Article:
Screenshot 2021 04 20 at 16 36 38


with Alison Scott

Episode 2: Plugging In



If you prefer an alternative format you can listen to Alison reading episode 2 on Soundcloud.


Satellite Séance is a new video work by open-weather (Sasha Engelmann and Sophie Dyer). The film documents electromagnetic experiments—performed by Sasha on 12th July 2019—and the process of decoding images of weather systems via polar-orbiting NOAA satellites. Sasha also reads the voiceover.


On the horizon of the static camera shot, an array of bright white dishes and domes overlook the landscape—cliffs, rolling hills with scrubby grass and a public path. We see Sasha standing in this scene on what looks like a hot, sunny day, in the shadow of GCHQ Bude, a UK government ‘listening station’ in Cornwall (the site provides signals intelligence and information assurance to the government and armed forces of the United Kingdom[1]). At this ‘listening station’, civilian data is captured through internet probes and the NSA-GCHQ collaborative interception of satellite downlinks over the Atlantic.


The sky is full. In this militarised space, espionage is networked to meteorology.[2]


A cyclist whizzes by. Do they notice the station, know what it is, what it listens to? Do they notice Sasha, wonder what she is doing? This is a place where invisible infrastructures of communication can be seen and felt, where eavesdropping happens at state scale, and where (temporarily) Sasha’s enactment of a portable, handheld DIY ground station sets up an alternate relationship to this territory, the unseen. We watch her extending her antenna, recording the sound from a passing satellite, and moving as its orbit crosses above this place, North to South. This is the sound we hear in the video, emerging from static and radio interference, as Sasha feels for the distinctive radio transmission of the satellite NOAA 19. An image gradually loads from top to bottom on the screen.

The title of open-weather’s video, ‘Satellite Séance’ suggests they are exploring beyond the performative and political dimension of satellite sensing. They reference the clairvoyant practice of séance often performed by women, that boomed in the 19th century with the advent of the telegraph and radio, as a tactic to explore the embodiment of weather sensing and imaging.

In open-weather workshops technological operations are entangled with readings from literatures of séance and mesmerism, where participants work together to build their own satellite ground stations whilst engaging with feminist ideas of embodiment, sensing and care.

I take part in a remote workshop with open-weather, learning how to set up a portable satellite ground station from my flat in Glasgow. Sasha coaches me through some basic physics in an introduction to amateur radio practices. An antenna has arrived in a box to my door. I assemble it: a spindly legged thing. A couple of cables came with it, and an SDR dongle device, all to be plugged in to my laptop. I run the open-source software I’ve compiled under her instruction. This setup will be my interface with the satellite I hope to sense: I will be part-medium, my body extended, as part of a listening and receiving device.


‘The ‘I’ as an enigmatic atomic cluster, traversed by invisible waves and rays, so very like every other and yet not like any other.’[3]


I go to the back green of my tenement. Stand next to the bins and old mattresses, the domain of squirrels and overgrown grass, and hold the antenna to the place I’m told the satellite will appear. I have never stood so long in this spot, have I? A sense of disbelief when the clicks and beeps I’m seeking come through from the static, before the thin view of the sky is obscured by the high red sandstone flats, the transmission is interrupted. The satellite’s broadcast cannot move through buildings. It doesn’t bounce. This new sound meets familiar noise: I hear it turn to static again and join the echoes of dogs barking, chattering from back-garden meetings, a lorry beeps and the jangle of a distant ice-cream truck reverberates between the close lines of flats. A neighbour appears with their rubbish, listens in, chats, moves on.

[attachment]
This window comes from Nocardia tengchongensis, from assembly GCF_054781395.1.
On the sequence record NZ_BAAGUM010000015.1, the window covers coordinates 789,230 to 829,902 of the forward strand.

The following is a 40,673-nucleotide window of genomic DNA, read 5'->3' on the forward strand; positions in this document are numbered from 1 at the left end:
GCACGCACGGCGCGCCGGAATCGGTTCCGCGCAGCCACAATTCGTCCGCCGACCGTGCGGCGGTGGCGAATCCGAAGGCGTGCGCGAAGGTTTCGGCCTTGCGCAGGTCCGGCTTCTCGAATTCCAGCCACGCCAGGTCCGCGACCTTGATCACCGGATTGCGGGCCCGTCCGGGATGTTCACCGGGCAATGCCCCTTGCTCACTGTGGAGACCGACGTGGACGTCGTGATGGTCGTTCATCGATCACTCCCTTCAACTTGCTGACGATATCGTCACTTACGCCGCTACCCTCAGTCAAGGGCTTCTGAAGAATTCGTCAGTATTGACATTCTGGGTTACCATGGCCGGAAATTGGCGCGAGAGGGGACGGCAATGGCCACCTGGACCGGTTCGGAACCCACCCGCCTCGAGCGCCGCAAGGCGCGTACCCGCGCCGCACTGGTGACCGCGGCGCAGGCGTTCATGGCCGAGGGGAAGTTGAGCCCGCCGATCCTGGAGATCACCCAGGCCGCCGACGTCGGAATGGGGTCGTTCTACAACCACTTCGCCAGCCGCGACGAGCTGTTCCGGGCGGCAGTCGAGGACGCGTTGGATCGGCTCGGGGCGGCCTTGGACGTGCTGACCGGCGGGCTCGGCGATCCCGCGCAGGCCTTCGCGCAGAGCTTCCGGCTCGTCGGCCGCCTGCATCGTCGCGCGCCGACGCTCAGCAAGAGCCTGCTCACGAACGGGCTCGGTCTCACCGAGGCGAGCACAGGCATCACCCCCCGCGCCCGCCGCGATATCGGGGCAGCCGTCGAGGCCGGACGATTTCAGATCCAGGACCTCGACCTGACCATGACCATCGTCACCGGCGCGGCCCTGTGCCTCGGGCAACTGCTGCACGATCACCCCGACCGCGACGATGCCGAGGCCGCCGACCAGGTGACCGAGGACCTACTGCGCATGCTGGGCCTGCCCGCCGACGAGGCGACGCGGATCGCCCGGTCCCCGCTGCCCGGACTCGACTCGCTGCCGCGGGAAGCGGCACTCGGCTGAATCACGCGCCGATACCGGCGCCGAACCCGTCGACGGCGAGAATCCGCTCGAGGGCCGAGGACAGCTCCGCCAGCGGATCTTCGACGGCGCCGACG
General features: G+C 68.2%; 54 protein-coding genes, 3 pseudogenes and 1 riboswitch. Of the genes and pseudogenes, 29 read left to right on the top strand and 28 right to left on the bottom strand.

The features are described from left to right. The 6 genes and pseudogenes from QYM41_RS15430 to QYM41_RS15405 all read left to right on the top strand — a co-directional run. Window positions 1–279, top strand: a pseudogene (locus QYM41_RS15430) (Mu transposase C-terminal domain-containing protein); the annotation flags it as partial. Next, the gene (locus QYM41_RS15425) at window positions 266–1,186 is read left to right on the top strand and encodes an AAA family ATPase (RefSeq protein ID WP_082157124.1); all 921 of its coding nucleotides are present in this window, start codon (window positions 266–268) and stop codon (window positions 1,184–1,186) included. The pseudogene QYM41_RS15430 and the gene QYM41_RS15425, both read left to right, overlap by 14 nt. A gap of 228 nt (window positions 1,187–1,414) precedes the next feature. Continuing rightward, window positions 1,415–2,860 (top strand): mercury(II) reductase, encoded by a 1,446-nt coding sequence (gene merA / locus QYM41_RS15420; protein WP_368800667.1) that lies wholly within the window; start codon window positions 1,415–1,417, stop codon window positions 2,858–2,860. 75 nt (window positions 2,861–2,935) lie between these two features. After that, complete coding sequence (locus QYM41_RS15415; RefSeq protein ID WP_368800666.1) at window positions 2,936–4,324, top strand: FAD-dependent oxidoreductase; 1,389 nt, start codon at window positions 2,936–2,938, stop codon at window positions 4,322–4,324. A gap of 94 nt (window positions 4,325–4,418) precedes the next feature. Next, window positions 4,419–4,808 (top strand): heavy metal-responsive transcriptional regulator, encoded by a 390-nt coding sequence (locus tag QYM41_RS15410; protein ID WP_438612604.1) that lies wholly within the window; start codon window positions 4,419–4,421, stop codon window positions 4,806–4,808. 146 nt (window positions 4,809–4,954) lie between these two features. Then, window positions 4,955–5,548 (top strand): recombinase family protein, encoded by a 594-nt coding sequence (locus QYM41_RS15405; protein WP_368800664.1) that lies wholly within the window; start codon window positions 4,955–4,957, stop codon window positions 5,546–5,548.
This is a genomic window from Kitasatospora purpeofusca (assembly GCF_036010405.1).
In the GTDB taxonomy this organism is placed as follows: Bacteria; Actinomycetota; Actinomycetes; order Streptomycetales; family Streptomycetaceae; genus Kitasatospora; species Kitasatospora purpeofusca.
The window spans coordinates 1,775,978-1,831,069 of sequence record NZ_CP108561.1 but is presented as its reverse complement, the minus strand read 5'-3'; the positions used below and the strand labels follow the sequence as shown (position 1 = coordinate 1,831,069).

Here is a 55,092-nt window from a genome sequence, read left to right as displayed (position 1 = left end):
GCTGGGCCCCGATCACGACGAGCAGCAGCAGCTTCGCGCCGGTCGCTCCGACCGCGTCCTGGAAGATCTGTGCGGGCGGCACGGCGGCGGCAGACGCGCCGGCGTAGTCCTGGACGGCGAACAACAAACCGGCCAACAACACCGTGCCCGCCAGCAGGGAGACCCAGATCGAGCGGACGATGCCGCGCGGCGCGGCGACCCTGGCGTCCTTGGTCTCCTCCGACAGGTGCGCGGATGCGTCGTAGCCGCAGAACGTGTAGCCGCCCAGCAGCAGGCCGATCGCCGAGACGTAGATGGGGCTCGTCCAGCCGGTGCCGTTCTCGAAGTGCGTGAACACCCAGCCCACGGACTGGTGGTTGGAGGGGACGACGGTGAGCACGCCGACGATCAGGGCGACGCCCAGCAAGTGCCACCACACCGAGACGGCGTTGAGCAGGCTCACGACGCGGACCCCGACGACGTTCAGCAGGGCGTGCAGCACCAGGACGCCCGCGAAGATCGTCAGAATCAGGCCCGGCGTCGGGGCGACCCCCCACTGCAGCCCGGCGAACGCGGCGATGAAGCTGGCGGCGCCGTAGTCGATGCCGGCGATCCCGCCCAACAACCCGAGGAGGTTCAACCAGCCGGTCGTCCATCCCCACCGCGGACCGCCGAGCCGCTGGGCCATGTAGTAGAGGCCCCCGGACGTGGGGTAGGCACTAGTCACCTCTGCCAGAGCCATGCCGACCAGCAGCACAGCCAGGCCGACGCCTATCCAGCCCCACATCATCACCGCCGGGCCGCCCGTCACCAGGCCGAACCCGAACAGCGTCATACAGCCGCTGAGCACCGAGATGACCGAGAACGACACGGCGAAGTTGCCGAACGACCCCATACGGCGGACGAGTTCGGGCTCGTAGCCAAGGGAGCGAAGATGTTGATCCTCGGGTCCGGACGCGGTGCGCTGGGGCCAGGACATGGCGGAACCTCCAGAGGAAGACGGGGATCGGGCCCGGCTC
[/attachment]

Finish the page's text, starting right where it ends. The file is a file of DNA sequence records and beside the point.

‘Urban surfaces, volumes, and voids function as sounding boards and resonance chambers for mediation, and as transmission media themselves.’[4]


From the hill in the nearby park the next day I have a better view of the sky, an arc I can draw from horizon to horizon, North to South (just about) as the satellite continues its polar orbit. Picking up a clearer sound, it is satisfyingly crisp: the call of NOAA 19. Can I say it speaks? To my ears it is a lyric metronome, a steady rhythm of high pitched beeps and ticks: a distinctive voice. This is the same sound as the soundtrack to ‘Satellite Séance’, the signature that I try to trace across the sky, moving against the static, before the satellite moves beyond the horizon. Attuning to a parallel world, unseen but heard. I hear you.


‘A politics of listening does not simply seek to amplify voices and have issues heard, but rather attempts to redefine what constitutes speech.’[5]


An interjection of Glasgow patter: ‘when you speak to the aliens will you ask them to rescue us’. Ha, yeh, I will try, got it.

I do this exercise each morning now: checking for a pass that might come at a time and trajectory I can hope to catch. Propping my laptop on a park bench; a picnic table, a wall, or a blanket on the grass.



[2]John Durham Peters, ‘The Marvelous Clouds’ (University of Chicago Press, 2015) pg 253

[3] Marina Warner, ‘Into Thin Air’ (London Review of Books, 2002)

[4] Shannon Mattern, 'Deep Time of Media Infrastructure', in 'Signal Traffic' (University of Illinois Press, 2015) pg 98

[5] Lawrence Abu Hamdan, 'Aural Contract: Towards a Politics of Listening', in 'The Politics of Listening', Black Dog Publishing London, 2016, pg 213

Return to the open-weather project page


Alison Scott: open-weather